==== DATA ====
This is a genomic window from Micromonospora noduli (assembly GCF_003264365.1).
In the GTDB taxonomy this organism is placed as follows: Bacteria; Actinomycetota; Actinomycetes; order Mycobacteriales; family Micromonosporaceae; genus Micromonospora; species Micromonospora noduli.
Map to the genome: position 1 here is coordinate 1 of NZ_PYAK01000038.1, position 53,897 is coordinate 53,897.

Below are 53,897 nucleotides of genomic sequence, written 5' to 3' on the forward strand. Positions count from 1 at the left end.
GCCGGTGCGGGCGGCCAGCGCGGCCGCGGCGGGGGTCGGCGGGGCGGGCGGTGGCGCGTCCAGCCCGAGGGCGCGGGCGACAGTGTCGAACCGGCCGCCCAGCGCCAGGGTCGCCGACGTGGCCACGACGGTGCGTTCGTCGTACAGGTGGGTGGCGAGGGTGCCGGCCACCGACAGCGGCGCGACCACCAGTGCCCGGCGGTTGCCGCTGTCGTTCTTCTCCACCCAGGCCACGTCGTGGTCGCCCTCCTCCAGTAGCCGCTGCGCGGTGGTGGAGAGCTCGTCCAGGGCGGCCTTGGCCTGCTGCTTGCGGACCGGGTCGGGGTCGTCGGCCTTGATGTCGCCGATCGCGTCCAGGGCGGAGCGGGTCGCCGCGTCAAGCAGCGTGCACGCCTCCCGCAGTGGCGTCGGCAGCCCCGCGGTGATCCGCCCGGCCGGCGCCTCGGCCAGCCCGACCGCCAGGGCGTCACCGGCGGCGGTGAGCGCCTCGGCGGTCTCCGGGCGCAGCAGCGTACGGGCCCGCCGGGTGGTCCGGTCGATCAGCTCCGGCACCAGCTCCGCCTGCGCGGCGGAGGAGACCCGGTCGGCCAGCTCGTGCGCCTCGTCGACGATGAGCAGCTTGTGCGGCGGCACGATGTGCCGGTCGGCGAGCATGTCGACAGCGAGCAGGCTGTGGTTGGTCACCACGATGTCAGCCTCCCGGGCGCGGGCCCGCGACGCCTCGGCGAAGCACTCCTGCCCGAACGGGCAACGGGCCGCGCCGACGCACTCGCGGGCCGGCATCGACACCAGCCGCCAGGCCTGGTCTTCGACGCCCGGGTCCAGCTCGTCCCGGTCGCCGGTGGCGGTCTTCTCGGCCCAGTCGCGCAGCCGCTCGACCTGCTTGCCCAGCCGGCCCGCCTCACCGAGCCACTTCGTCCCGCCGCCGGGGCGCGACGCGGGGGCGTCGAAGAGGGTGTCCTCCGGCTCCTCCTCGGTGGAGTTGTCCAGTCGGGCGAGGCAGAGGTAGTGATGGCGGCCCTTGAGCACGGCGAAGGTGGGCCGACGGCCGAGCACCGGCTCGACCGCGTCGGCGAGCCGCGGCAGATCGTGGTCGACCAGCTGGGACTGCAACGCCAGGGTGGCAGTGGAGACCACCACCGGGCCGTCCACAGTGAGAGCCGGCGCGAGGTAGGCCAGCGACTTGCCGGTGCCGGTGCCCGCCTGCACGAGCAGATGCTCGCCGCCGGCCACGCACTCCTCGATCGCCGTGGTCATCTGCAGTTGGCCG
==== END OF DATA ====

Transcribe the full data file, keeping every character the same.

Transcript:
This is a genomic window from Micromonospora noduli (assembly GCF_003264365.1).
In the GTDB taxonomy this organism is placed as follows: Bacteria; Actinomycetota; Actinomycetes; order Mycobacteriales; family Micromonosporaceae; genus Micromonospora; species Micromonospora noduli.
Map to the genome: position 1 here is coordinate 1 of NZ_PYAK01000038.1, position 53,897 is coordinate 53,897.

Below are 53,897 nucleotides of genomic sequence, written 5' to 3' on the forward strand. Positions count from 1 at the left end.
GCCGGTGCGGGCGGCCAGCGCGGCCGCGGCGGGGGTCGGCGGGGCGGGCGGTGGCGCGTCCAGCCCGAGGGCGCGGGCGACAGTGTCGAACCGGCCGCCCAGCGCCAGGGTCGCCGACGTGGCCACGACGGTGCGTTCGTCGTACAGGTGGGTGGCGAGGGTGCCGGCCACCGACAGCGGCGCGACCACCAGTGCCCGGCGGTTGCCGCTGTCGTTCTTCTCCACCCAGGCCACGTCGTGGTCGCCCTCCTCCAGTAGCCGCTGCGCGGTGGTGGAGAGCTCGTCCAGGGCGGCCTTGGCCTGCTGCTTGCGGACCGGGTCGGGGTCGTCGGCCTTGATGTCGCCGATCGCGTCCAGGGCGGAGCGGGTCGCCGCGTCAAGCAGCGTGCACGCCTCCCGCAGTGGCGTCGGCAGCCCCGCGGTGATCCGCCCGGCCGGCGCCTCGGCCAGCCCGACCGCCAGGGCGTCACCGGCGGCGGTGAGCGCCTCGGCGGTCTCCGGGCGCAGCAGCGTACGGGCCCGCCGGGTGGTCCGGTCGATCAGCTCCGGCACCAGCTCCGCCTGCGCGGCGGAGGAGACCCGGTCGGCCAGCTCGTGCGCCTCGTCGACGATGAGCAGCTTGTGCGGCGGCACGATGTGCCGGTCGGCGAGCATGTCGACAGCGAGCAGGCTGTGGTTGGTCACCACGATGTCAGCCTCCCGGGCGCGGGCCCGCGACGCCTCGGCGAAGCACTCCTGCCCGAACGGGCAACGGGCCGCGCCGACGCACTCGCGGGCCGGCATCGACACCAGCCGCCAGGCCTGGTCTTCGACGCCCGGGTCCAGCTCGTCCCGGTCGCCGGTGGCGGTCTTCTCGGCCCAGTCGCGCAGCCGCTCGACCTGCTTGCCCAGCCGGCCCGCCTCACCGAGCCACTTCGTCCCGCCGCCGGGGCGCGACGCGGGGGCGTCGAAGAGGGTGTCCTCCGGCTCCTCCTCGGTGGAGTTGTCCAGTCGGGCGAGGCAGAGGTAGTGATGGCGGCCCTTGAGCACGGCGAAGGTGGGCCGACGGCCGAGCACCGGCTCGACCGCGTCGGCGAGCCGCGGCAGATCGTGGTCGACCAGCTGGGACTGCAACGCCAGGGTGGCAGTGGAGACCACCACCGGGCCGTCCACAGTGAGAGCCGGCGCGAGGTAGGCCAGCGACTTGCCGGTGCCGGTGCCCGCCTGCACGAGCAGATGCTCGCCGCCGGCCACGCACTCCTCGATCGCCGTGGTCATCTGCAGTTGGCCG